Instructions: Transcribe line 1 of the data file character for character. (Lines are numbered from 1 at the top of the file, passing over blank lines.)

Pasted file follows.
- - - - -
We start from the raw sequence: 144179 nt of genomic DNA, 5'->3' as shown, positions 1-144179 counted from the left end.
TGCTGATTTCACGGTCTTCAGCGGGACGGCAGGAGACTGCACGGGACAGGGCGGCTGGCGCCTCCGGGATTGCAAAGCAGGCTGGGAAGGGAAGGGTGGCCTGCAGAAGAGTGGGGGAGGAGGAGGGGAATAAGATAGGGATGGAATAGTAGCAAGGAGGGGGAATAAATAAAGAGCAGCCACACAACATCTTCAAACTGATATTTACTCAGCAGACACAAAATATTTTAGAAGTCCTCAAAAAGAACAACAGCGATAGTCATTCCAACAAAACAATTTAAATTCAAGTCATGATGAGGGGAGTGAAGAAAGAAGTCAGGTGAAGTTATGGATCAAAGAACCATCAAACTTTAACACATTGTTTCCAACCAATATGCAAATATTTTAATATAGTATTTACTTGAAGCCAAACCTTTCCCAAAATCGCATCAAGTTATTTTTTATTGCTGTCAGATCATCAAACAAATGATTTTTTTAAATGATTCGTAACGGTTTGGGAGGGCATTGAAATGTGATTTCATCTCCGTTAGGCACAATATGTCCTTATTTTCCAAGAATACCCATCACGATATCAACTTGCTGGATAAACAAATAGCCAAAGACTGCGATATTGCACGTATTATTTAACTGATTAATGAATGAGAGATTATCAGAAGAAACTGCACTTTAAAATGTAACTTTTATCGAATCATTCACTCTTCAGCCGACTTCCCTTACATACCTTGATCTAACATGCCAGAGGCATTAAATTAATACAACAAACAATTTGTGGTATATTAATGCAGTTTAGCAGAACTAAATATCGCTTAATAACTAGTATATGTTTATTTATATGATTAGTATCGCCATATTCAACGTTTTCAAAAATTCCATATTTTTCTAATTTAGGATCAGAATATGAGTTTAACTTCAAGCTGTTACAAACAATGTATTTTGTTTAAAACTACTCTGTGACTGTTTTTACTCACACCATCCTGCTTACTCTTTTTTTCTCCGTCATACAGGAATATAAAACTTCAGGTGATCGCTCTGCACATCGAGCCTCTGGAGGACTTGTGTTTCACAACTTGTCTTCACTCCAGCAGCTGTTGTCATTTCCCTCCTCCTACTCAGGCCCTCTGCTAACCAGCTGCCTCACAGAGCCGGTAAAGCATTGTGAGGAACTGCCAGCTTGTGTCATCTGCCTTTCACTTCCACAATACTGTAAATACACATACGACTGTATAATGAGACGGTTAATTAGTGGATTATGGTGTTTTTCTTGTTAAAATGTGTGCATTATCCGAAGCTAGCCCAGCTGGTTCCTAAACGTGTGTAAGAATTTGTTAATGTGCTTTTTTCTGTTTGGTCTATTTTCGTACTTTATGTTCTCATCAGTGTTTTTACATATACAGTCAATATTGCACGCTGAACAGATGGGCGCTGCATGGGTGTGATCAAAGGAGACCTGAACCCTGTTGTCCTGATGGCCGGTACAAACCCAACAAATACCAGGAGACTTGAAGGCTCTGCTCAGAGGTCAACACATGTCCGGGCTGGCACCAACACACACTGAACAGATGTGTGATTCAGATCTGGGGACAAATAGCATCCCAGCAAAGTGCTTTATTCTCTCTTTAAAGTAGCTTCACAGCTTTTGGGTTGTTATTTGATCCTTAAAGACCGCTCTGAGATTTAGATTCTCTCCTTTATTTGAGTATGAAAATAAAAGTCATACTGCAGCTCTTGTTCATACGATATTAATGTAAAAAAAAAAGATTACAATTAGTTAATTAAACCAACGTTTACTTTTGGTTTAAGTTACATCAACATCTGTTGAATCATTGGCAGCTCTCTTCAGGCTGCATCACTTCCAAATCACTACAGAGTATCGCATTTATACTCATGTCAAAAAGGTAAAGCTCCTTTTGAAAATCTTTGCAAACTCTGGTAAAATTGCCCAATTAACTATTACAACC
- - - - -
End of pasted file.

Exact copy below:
We start from the raw sequence: 144179 nt of genomic DNA, 5'->3' as shown, positions 1-144179 counted from the left end.